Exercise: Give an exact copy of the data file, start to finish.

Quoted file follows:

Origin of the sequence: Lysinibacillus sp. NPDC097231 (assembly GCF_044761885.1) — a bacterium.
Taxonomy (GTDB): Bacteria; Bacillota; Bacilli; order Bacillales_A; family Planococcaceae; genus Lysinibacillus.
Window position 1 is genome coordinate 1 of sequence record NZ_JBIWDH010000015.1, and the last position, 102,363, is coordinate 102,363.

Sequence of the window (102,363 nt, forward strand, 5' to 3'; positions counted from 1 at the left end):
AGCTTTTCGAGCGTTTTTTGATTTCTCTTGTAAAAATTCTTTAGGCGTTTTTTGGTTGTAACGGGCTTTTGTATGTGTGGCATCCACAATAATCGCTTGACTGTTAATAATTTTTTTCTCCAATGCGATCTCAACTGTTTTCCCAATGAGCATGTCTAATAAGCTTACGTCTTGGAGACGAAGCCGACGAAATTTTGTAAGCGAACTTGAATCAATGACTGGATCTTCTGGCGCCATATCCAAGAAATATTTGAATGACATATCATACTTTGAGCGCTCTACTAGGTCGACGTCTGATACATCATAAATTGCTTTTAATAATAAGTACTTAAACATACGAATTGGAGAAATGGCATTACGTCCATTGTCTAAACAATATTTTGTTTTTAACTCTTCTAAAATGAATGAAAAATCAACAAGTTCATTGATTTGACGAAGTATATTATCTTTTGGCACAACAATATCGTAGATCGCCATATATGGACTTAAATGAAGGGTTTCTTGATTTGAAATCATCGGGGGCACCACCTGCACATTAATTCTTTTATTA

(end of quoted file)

Origin of the sequence: Lysinibacillus sp. NPDC097231 (assembly GCF_044761885.1) — a bacterium.
Taxonomy (GTDB): Bacteria; Bacillota; Bacilli; order Bacillales_A; family Planococcaceae; genus Lysinibacillus.
Window position 1 is genome coordinate 1 of sequence record NZ_JBIWDH010000015.1, and the last position, 102,363, is coordinate 102,363.

Sequence of the window (102,363 nt, forward strand, 5' to 3'; positions counted from 1 at the left end):
AGCTTTTCGAGCGTTTTTTGATTTCTCTTGTAAAAATTCTTTAGGCGTTTTTTGGTTGTAACGGGCTTTTGTATGTGTGGCATCCACAATAATCGCTTGACTGTTAATAATTTTTTTCTCCAATGCGATCTCAACTGTTTTCCCAATGAGCATGTCTAATAAGCTTACGTCTTGGAGACGAAGCCGACGAAATTTTGTAAGCGAACTTGAATCAATGACTGGATCTTCTGGCGCCATATCCAAGAAATATTTGAATGACATATCATACTTTGAGCGCTCTACTAGGTCGACGTCTGATACATCATAAATTGCTTTTAATAATAAGTACTTAAACATACGAATTGGAGAAATGGCATTACGTCCATTGTCTAAACAATATTTTGTTTTTAACTCTTCTAAAATGAATGAAAAATCAACAAGTTCATTGATTTGACGAAGTATATTATCTTTTGGCACAACAATATCGTAGATCGCCATATATGGACTTAAATGAAGGGTTTCTTGATTTGAAATCATCGGGGGCACCACCTGCACATTAATTCTTTTATTA